I've just been following this thread and have remained silent until now,
but the linux kernel from my experience is nowhere near as stable or as
fast as the freebsd kernel. Another cool feature is you can build your
own kernel, stripping out anything unnecessary and including any
optimisations that you think will help.
Well thanks, because this was part of my original question. All I know
is that you can modify GENERIC for a custom kernel and i can remove what
i don't need there, and add ext3fs and vesa, and was asking whether
there were other settings
elsewhere to tweak, but i am begining to think it would involve diving
into the actual kernel
source code, and other such sinister hacking. I'm using studio64 now and
will eventually research
a little what it involves, but i had just asked here to find out if
there were any similar project or groups
doing that sort of stuff on fbsd.
so at this point all i can ask is, are there other more in depth
settings somewhere? or should i forget about it?
i have almost concluded it is the latter.
jack is available on fsbd, yes. on my earlier post however, i was
rushing a reply before
going out and was trying to cover too much at once, and don't think i
explained myself properly.
I was trying to recap on my original question and explain the whole
purpose of what i was looking for, since i still am not
entirely clear till now. I was also trying to explain some basic areas,
thinking maybe it would also reach some _NON_-audio consious,
fsbd expert that might have some ideas, shed some light and point in the
I think jack is still possible on freebsd too (correct me if I'm wrong),
so all in all I think your latency will not be as much of a problem on
bsd as it was on linux.
I mean i am not really a latency freak, and not my main concern. It is
an unavoidable factor in audio production,
something you live with and can manage on way or the other, and i was
mentioning it trying to get to the big picture.
That is , more or less, that latency is an issue, but you can work with,
and what you really want is a computer that is
basically always ready for your orders and request, individed and at the
drop of a dime - " play this out there. that out that,
record this part, write it to disk, mix that,,,, i don't care how, just
do it and don't interrupt me".
I'm only just getting into this area myself, but I've been using freebsd
for a while now and I'm extremely happy with it (bar some driver issues,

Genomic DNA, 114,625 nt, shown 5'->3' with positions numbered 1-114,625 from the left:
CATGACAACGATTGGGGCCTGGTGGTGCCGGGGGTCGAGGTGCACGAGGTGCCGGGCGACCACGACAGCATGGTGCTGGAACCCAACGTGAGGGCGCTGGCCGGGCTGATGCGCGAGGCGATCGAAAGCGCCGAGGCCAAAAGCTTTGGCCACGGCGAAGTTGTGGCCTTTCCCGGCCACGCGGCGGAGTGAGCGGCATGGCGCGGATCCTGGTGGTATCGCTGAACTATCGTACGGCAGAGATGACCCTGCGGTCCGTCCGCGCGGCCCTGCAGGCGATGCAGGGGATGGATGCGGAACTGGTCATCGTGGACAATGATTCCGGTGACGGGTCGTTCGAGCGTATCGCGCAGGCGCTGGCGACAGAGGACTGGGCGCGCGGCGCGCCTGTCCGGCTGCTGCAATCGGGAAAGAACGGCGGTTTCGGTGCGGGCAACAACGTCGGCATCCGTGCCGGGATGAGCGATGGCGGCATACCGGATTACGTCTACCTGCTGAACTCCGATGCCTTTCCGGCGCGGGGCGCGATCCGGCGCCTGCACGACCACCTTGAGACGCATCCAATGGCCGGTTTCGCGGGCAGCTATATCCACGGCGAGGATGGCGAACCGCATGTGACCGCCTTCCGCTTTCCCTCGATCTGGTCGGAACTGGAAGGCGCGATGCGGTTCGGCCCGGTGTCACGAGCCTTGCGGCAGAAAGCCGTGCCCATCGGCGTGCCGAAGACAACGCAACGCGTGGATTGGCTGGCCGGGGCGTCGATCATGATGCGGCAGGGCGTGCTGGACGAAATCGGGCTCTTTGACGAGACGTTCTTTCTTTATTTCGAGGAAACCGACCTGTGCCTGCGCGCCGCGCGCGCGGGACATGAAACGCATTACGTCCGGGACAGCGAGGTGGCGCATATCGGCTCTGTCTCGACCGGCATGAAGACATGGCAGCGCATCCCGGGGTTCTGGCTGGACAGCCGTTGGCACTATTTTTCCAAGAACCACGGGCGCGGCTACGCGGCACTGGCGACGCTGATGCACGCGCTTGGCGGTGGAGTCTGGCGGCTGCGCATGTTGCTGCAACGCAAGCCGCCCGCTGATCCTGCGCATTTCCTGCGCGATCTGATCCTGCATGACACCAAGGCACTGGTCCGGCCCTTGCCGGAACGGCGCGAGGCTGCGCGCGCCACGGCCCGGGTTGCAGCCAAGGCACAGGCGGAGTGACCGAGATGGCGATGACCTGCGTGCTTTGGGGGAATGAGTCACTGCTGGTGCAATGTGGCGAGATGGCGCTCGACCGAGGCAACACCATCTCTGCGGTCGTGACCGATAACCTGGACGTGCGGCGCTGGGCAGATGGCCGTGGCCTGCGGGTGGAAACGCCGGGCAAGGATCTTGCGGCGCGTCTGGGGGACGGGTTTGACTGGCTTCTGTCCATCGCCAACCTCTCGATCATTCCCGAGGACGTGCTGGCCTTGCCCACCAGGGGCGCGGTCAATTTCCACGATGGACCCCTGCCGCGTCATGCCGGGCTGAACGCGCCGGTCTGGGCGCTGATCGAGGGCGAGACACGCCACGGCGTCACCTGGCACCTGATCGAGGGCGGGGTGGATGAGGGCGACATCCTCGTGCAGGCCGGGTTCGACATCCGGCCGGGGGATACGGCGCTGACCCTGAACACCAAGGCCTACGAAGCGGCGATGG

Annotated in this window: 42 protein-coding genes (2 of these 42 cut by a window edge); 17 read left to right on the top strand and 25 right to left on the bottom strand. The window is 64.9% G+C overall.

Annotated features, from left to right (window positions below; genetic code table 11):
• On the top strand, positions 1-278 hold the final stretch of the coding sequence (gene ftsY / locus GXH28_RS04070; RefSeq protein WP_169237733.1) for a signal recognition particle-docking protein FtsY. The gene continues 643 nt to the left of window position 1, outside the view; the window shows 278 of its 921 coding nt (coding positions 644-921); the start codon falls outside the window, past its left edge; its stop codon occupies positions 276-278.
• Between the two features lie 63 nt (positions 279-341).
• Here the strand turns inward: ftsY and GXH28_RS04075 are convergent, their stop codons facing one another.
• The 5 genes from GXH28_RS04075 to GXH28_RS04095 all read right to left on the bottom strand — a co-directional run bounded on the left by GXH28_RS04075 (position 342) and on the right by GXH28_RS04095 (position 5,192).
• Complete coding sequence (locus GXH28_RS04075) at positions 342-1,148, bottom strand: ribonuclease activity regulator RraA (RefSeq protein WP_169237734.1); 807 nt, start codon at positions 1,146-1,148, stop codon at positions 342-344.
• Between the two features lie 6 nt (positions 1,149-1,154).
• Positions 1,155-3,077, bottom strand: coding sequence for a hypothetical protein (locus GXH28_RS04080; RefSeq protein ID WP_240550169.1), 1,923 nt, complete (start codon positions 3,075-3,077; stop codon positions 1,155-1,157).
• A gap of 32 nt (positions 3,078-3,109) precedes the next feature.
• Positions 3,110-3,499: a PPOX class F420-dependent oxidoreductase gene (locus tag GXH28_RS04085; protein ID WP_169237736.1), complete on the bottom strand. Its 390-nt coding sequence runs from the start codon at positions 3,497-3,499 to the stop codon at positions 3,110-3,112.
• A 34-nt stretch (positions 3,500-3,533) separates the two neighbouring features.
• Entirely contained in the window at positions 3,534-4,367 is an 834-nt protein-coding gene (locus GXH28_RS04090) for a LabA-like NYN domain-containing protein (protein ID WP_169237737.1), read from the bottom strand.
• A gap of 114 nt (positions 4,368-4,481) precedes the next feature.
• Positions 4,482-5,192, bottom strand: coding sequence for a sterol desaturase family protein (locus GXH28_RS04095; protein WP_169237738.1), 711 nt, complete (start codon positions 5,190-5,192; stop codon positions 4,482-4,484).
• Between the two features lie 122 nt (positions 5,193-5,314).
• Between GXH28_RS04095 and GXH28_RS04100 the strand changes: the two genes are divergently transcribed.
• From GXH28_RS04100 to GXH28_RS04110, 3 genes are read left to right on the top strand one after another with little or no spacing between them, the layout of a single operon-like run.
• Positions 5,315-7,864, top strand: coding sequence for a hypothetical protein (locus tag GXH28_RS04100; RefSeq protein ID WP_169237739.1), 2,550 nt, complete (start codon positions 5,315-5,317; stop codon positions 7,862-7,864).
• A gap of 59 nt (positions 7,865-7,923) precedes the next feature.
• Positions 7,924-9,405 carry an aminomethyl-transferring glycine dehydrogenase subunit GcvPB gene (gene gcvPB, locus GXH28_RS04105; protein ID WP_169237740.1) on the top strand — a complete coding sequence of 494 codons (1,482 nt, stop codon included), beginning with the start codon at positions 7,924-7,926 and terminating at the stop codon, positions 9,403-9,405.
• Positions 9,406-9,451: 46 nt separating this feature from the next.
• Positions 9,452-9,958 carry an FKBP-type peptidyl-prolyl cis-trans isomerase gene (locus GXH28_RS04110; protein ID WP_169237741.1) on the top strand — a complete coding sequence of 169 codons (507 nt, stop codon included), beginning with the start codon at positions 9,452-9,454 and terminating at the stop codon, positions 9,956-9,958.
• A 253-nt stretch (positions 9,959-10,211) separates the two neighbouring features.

particularly in multimedia- tv cards, etc- which may be rectified
natively very soon, or using the linux support in the kernel). The
multimedia list will be very helpful to you I'd say, and swapping notes
is always good.
I am very new outside windows and been on holidays spending alot of time
getting familiar with freebsd as an OS, not audio,
but it is an issue eventually. I wanted to know if it worth investing my time
in it with those future plans in sight, or if i should make
like a band aid and settle on ubuntu studio64 now.
Like you mentioned, i was very happy with it as an os, but i had some basic
performance issues and couldn't make out why. I am pretty sure it was due to
my setup and lack of knowledge, basic settings/configs somewhere, but wanted to know if fbsd could be further optimized with those issues solved.
dunno, this is ubuntu studio64 now and i have come to like it very mucch. it is
well build; but think i would switch to fbsd at the drop of a hat given the
I respect the fact that most pro/long time users of fbsd would be
network/server oriented, and you can't match fbsd there, but i also think the
bigger the community, the more likely new faces, new groups, new projects.
i haven't used jack much yet, but have known about it for a while, and going on
specs and capabilities, it should be the better system. It is like windows ASIO
and Rewire into one package. From what i heard it can route any signal between
any running audio program, even if they are not normally aware of eachother, or
build with that capability.
good luck to you too,
email@example.com mailing list
To unsubscribe, send any mail to "[EMAIL PROTECTED]"